Despite its avowed jihadist profile, it concentrated the bulk of its energy over the years on fighting the Taliban. Until 2020, it did very little against the Afghan government of Ashraf Ghani, although it fought occasionally with the US armed forces.
Only in 2020 did it started carrying out targeted assassinations against government officials and security officers, but even at this time its main focus was fighting the Taliban. The reason for this focus is that IS-K has to establish a safe haven for itself in areas of Afghanistan that the Taliban have been controlling for some time, and the Taliban have not agreed to share space with this emerging competitor.
In addition IS-K has been mounting a terrorist campaign, primarily in Kabul, targeted at the country’s religious minorities: Shi’as first of all and Sikhs and Hindus next. The Shi’as have been repeatedly targeted in gruesome attacks, with the apparent intent of pushing them towards retaliation and kickstarting a sectarian civil war in Afghanistan, along the lines of what the Islamic State and its predecessors engineered in Iraq. Overall this campaign has not been successful so far.
The attack carried out on Kabul’s airport appears to be out of line with previous terrorist attacks by IS-K, in that it targeted at least in part the US. It is hard to say whether IS-K expected to be able to inflict such significant casualties on the US military or whether it just had a lucky strike. For IS-K, one benefit of killing American soldiers is to highlight its role as the one remaining real enemy of the US in Afghanistan, which might appeal to some donors to jihadist causes and attract some recruits.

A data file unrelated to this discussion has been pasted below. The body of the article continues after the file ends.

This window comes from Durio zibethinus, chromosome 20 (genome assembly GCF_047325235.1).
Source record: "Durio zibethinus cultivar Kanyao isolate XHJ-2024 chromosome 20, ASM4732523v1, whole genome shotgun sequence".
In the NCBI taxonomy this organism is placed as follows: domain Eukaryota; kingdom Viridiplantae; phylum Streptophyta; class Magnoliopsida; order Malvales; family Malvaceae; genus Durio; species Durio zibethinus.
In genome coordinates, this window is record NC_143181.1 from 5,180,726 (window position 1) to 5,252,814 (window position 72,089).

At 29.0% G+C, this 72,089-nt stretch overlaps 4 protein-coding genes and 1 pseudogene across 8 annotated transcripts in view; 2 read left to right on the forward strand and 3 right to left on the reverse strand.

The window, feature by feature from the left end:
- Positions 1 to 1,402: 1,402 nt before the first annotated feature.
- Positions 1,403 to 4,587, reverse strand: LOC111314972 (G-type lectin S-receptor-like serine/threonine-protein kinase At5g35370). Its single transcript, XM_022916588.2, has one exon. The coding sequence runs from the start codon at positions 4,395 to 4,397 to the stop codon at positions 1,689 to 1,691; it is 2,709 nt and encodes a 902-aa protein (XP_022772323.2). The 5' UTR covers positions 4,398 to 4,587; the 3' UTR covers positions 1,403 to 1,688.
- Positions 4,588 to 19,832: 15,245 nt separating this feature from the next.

The primary intent of the attack against the airport was however to inflict mass civilian casualties. This per se does not bring any benefit to IS-K, given that there is not even a sectarian dimension to this attack. The intent could have been to deepen tension among the Taliban over control and security in Kabul. The southern leadership of the Taliban was upset that Kabul was taken by the Haqqani network and other eastern Taliban and has been trying to reclaim it since. The attack highlighted the poor security arrangements in the capital and humiliated the Taliban, who pride themselves of being the ‘law and order’ party. The diatribe over who secures what and who is in charge is bound to deepen and IS-K could benefit from this, for example by attracting some disgruntled Haqqanis.
There is also an alternative explanation. In the past, there was evidence of cooperation between the Haqqani network and IS-K, with the former facilitating attacks by the latter in Kabul. Although there is no evidence of this for Thursday’s attack, many even within the ranks of the southern Taliban will be suspecting the Haqqanis of having facilitated the attack in order to warn the Taliban’s leadership of the consequences of not sharing power with the Haqqanis. Which of the two explanations apply depends on the state of intra-Taliban infighting over Kabul, which is not clear at the moment.
Dr. Antonio Giustozzi is senior research fellow at Royal United Services Institute and author of Taliban at War and of The Islamic State in Khorasan.